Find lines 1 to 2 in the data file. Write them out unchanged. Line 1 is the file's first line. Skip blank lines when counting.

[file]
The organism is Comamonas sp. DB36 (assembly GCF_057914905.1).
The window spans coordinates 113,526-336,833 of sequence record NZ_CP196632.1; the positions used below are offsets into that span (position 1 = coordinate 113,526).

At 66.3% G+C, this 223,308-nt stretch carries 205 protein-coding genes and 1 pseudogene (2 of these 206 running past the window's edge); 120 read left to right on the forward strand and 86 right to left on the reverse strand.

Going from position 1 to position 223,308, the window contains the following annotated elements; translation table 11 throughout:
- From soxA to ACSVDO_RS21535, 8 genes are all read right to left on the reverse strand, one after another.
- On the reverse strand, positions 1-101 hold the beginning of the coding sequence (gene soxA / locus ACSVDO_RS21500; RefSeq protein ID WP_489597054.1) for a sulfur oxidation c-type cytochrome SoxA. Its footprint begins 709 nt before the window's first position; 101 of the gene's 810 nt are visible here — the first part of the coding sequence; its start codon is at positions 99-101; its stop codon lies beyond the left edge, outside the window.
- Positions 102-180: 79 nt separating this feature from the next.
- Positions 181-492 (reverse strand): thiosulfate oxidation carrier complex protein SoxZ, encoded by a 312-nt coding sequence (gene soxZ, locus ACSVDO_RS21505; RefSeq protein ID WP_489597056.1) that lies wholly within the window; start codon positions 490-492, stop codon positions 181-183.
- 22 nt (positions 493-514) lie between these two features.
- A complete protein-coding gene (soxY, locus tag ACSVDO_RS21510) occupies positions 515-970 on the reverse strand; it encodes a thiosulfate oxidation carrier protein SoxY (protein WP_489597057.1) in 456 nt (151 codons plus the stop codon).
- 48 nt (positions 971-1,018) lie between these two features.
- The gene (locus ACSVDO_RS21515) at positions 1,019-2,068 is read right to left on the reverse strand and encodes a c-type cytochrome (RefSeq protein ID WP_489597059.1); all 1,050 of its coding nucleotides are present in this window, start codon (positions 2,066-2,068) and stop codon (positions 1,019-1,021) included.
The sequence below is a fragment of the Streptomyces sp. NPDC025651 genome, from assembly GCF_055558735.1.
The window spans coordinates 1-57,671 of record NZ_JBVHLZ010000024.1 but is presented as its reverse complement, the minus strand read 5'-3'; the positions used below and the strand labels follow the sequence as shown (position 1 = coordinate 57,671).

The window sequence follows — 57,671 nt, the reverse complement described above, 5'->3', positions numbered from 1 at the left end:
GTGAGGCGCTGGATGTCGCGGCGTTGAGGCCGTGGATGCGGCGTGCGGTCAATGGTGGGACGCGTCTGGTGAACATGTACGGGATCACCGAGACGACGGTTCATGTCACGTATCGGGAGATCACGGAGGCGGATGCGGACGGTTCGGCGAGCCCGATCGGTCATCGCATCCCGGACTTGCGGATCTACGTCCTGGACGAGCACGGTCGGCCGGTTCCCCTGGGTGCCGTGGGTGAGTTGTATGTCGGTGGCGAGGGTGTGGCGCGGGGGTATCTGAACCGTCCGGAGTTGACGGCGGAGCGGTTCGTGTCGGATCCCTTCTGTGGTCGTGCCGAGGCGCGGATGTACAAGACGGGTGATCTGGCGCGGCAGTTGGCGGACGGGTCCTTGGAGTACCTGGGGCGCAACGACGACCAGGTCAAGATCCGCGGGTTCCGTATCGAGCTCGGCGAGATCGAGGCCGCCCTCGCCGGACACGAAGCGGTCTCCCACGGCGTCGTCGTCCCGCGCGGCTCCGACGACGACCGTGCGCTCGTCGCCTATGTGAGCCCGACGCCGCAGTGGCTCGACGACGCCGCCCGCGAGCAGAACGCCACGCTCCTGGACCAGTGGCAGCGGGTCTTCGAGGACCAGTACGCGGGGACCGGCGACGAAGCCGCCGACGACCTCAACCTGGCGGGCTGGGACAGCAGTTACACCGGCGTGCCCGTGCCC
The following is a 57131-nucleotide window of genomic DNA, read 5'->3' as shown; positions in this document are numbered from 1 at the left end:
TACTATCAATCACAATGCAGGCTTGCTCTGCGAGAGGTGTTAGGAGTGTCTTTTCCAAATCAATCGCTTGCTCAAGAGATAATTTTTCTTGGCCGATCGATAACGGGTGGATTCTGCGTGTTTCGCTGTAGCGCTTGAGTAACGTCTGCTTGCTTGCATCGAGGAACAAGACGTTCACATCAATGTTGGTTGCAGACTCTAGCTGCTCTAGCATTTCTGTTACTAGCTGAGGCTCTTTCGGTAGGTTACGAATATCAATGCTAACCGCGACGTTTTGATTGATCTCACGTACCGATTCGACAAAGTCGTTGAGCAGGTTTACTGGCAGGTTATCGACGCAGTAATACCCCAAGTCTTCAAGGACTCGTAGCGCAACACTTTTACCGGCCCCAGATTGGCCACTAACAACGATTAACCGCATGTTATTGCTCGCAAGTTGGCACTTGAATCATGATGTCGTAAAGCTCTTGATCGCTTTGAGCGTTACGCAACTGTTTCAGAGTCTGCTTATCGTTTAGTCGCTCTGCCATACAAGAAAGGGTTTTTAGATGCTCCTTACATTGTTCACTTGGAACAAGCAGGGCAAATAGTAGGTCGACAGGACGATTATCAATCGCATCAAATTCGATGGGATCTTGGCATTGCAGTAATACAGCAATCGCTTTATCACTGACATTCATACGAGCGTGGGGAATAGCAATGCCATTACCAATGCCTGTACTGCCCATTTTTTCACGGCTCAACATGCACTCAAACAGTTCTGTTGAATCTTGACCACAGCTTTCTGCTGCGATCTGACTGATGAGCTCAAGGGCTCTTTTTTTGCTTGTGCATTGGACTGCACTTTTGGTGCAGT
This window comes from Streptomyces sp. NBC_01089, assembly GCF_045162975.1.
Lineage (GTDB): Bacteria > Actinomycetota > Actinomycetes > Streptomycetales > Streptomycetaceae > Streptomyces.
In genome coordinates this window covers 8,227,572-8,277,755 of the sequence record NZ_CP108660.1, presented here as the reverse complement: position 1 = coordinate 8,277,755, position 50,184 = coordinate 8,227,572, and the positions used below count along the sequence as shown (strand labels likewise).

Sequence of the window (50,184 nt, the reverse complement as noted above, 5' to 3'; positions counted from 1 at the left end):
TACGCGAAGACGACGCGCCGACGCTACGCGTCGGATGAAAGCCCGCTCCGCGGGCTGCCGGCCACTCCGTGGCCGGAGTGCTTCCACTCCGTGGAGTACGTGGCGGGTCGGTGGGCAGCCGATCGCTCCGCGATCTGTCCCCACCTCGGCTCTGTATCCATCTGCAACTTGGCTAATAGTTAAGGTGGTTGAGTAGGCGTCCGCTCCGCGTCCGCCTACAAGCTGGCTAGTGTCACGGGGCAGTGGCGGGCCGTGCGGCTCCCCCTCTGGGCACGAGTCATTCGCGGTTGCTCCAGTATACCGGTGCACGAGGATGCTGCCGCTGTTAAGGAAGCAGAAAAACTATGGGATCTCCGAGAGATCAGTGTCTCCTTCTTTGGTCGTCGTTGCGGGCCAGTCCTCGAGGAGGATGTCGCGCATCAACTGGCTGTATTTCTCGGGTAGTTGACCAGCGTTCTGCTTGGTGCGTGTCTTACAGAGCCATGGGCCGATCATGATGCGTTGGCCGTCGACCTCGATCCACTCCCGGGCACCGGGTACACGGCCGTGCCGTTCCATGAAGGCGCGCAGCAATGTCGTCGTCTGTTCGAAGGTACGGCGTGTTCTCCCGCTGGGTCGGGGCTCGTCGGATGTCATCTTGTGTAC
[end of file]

The organism is Comamonas sp. DB36 (assembly GCF_057914905.1).
The window spans coordinates 113,526-336,833 of sequence record NZ_CP196632.1; the positions used below are offsets into that span (position 1 = coordinate 113,526).